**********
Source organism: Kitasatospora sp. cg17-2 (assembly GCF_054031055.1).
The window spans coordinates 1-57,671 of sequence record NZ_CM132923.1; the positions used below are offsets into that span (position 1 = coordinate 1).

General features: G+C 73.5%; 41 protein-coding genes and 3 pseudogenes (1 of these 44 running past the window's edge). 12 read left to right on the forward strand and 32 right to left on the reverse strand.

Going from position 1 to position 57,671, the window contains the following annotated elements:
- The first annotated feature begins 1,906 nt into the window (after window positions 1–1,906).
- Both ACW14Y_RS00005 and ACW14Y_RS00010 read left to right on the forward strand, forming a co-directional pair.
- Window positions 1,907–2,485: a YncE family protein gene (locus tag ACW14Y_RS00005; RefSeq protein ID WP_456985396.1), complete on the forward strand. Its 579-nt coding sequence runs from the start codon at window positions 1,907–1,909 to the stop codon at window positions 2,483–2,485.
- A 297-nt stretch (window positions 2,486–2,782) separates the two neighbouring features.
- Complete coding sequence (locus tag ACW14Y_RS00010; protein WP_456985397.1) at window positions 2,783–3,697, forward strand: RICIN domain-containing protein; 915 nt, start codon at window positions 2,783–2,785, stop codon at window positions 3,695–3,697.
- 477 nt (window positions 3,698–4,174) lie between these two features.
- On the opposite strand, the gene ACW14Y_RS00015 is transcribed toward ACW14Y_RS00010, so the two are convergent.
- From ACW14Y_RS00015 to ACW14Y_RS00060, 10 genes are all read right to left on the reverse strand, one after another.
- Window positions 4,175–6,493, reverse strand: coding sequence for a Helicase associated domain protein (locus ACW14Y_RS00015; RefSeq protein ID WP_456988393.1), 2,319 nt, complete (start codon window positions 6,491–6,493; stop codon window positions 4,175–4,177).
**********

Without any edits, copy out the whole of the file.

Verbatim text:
Source organism: Kitasatospora sp. cg17-2 (assembly GCF_054031055.1).
The window spans coordinates 1-57,671 of sequence record NZ_CM132923.1; the positions used below are offsets into that span (position 1 = coordinate 1).

General features: G+C 73.5%; 41 protein-coding genes and 3 pseudogenes (1 of these 44 running past the window's edge). 12 read left to right on the forward strand and 32 right to left on the reverse strand.

Going from position 1 to position 57,671, the window contains the following annotated elements:
- The first annotated feature begins 1,906 nt into the window (after window positions 1–1,906).
- Both ACW14Y_RS00005 and ACW14Y_RS00010 read left to right on the forward strand, forming a co-directional pair.
- Window positions 1,907–2,485: a YncE family protein gene (locus tag ACW14Y_RS00005; RefSeq protein ID WP_456985396.1), complete on the forward strand. Its 579-nt coding sequence runs from the start codon at window positions 1,907–1,909 to the stop codon at window positions 2,483–2,485.
- A 297-nt stretch (window positions 2,486–2,782) separates the two neighbouring features.
- Complete coding sequence (locus tag ACW14Y_RS00010; protein WP_456985397.1) at window positions 2,783–3,697, forward strand: RICIN domain-containing protein; 915 nt, start codon at window positions 2,783–2,785, stop codon at window positions 3,695–3,697.
- 477 nt (window positions 3,698–4,174) lie between these two features.
- On the opposite strand, the gene ACW14Y_RS00015 is transcribed toward ACW14Y_RS00010, so the two are convergent.
- From ACW14Y_RS00015 to ACW14Y_RS00060, 10 genes are all read right to left on the reverse strand, one after another.
- Window positions 4,175–6,493, reverse strand: coding sequence for a Helicase associated domain protein (locus ACW14Y_RS00015; RefSeq protein ID WP_456988393.1), 2,319 nt, complete (start codon window positions 6,491–6,493; stop codon window positions 4,175–4,177).